“Our district has a technology integration committee made up of board members, teachers, and patrons. While we’ve been implementing the student information system, we’ve tried very hard to keep the lines of communication open so that all parties know what’s going on,” said Weddle.

But, she added, “We are a much smaller district than Montgomery County, and we are still implementing portions of the software.”

At first, district employees were uncomfortable with the software, but they have come to appreciate the streamlined system, said Weddle.

“[During] the first year, the typical response was a comparison to the old system. People asked. ‘What can this system do, and how can I do that?’ After that, people really began to say, ‘Wow, look at all the things we can do with this system.’ Now, I think probably 95 percent [of the district’s staff] are very satisfied with SIS,” she said.

A growing problem?

Montgomery County is the third large, high-profile school district within the last year to announce it was not satisfied with the performance of a multi-million dollar software system due to technical failures and problems with implementation.

In October, the poorly executed implementation of a new computer record-keeping system left San Francisco Unified School District officials facing a difficult decision: scrap the entire system, which already had cost the district nearly $5 million—or spend $1.7 million more to pay the software provider, PeopleSoft, to bring it up to speed.

Sandy Rosen, a consultant hired by the district, and PeopleSoft public relations manager Lisa Sion both attributed the district’s problems to inexperienced staff and a lack of leadership.

“The old system did not work very well, but people were used to it,” Sion said. “After PeopleSoft was installed, there was no internal driver to enforce the use of the new software. Bugs were created … as a result of people trying to work their way around the system.”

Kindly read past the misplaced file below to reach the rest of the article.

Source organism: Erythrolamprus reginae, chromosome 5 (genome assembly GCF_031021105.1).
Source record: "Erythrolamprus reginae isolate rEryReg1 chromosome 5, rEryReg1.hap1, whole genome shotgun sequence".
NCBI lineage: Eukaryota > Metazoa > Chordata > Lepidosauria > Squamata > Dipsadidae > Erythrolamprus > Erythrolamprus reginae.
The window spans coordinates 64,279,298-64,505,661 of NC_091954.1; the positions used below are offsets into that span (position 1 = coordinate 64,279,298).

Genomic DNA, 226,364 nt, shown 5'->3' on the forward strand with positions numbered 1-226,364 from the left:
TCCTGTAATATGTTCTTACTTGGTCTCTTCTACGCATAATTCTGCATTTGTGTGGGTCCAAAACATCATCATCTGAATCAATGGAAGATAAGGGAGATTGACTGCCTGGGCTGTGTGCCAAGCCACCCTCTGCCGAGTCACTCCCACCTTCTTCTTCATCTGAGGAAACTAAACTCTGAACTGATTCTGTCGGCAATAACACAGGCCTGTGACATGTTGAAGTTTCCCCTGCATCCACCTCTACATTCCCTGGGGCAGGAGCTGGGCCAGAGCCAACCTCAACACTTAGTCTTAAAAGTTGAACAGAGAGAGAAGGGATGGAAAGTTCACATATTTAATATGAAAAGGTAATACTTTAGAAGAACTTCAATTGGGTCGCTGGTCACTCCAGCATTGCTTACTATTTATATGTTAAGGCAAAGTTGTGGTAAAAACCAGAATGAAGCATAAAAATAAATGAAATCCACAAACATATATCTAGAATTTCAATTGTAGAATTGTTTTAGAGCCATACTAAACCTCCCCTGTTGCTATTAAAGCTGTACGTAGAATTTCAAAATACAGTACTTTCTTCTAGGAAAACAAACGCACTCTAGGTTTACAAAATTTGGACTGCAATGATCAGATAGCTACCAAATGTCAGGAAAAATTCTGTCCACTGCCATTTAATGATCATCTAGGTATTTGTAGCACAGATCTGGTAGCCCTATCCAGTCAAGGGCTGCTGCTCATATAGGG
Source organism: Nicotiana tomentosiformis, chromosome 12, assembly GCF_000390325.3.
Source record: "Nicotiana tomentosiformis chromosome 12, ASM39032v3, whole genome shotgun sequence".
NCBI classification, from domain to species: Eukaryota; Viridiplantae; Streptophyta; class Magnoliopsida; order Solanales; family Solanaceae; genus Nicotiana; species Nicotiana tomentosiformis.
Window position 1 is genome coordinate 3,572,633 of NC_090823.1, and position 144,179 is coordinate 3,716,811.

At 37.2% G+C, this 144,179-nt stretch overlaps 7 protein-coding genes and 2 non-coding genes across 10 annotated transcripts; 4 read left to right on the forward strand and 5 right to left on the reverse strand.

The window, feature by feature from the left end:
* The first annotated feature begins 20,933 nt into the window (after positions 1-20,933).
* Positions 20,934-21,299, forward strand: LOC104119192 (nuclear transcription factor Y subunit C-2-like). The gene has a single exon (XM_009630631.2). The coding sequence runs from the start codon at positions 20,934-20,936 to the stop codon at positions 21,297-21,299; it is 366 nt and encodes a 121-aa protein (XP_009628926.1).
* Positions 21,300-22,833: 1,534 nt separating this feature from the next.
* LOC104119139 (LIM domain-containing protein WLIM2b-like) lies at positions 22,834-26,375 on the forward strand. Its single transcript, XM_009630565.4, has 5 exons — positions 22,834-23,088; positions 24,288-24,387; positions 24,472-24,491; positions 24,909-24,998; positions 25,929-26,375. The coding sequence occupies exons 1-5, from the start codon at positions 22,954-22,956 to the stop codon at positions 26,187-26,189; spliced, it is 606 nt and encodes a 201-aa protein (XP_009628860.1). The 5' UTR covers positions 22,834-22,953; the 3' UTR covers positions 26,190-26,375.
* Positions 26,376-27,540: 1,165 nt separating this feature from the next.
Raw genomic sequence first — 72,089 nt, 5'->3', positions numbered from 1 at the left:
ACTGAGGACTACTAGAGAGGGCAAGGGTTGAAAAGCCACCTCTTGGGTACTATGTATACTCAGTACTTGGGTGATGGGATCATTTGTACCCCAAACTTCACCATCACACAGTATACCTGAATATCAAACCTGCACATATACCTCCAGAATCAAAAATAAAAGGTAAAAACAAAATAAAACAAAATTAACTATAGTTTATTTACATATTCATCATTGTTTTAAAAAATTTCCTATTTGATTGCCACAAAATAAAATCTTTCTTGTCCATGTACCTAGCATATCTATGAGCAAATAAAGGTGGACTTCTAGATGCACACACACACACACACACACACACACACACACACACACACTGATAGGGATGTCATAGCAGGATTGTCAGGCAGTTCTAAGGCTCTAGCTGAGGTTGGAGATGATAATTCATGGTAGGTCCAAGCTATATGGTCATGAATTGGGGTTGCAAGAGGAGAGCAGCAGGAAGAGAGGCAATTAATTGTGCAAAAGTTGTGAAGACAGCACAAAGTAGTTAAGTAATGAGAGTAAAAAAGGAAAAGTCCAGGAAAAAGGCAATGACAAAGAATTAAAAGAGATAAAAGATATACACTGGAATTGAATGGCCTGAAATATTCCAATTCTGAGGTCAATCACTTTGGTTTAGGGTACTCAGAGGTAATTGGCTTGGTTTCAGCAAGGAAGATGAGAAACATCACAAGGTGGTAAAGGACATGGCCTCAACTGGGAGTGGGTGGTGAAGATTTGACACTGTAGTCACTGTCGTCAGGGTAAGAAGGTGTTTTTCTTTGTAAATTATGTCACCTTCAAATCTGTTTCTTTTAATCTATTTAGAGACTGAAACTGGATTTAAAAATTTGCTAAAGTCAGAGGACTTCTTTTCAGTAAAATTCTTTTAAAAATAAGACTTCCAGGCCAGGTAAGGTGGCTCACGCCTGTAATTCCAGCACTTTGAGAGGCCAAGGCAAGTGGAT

In December, eSchool News reported that the Philadelphia School District’s new computer accounting system was inefficiently purchased, is over budget, and “still doesn’t do many of the things it was intended to do,” according to an audit by the Philadelphia city controller’s office.

The school district purchased Advantage 2000, a $15.6 million system, from American Management Systems Inc. (AMS) in January 1998 for financial management, human resources, and payroll. But after nearly three years, the price tag has escalated to almost $36 million—and school district officials still have not determined the cost of future improvements or additional services, according to the audit.

Why are school districts across the country losing the farm—and millions of taxpayer dollars—on high-end software systems?

Though he would not comment specifically on any particular school system, education market analyst Peter Grunwald of Grunwald Associates said, “It’s clear that, historically, the technology industry has made some errors in their dealing with schools. One of those errors is thinking of school districts as the ‘typical customer’ and viewing the school market as any other vertical market. The reality is that districts are very different.”

According to Grunwald, because of school systems’ internal structures, they often can’t change direction and integrate new systems as quickly as private sector businesses.

But “on the flip side, yes, school districts need to do a better job training and supporting their personnel as new technologies are introduced,” he said. “There has always been a problem around the capacity of technology companies and school districts talking to one another.”

Grunwald believes the successful software provider will be one “that does not have a distinct barrier between curriculum and administrative activities. … Our view is that it will take a much more integrated approach to work. The software that meets the specific needs of schools in a thoughtful and insightful way will be successful.”


Montgomery County Public Schools

Administrative Assistants Ltd.

BAE Systems

Blue Valley School District

Grunwald Associates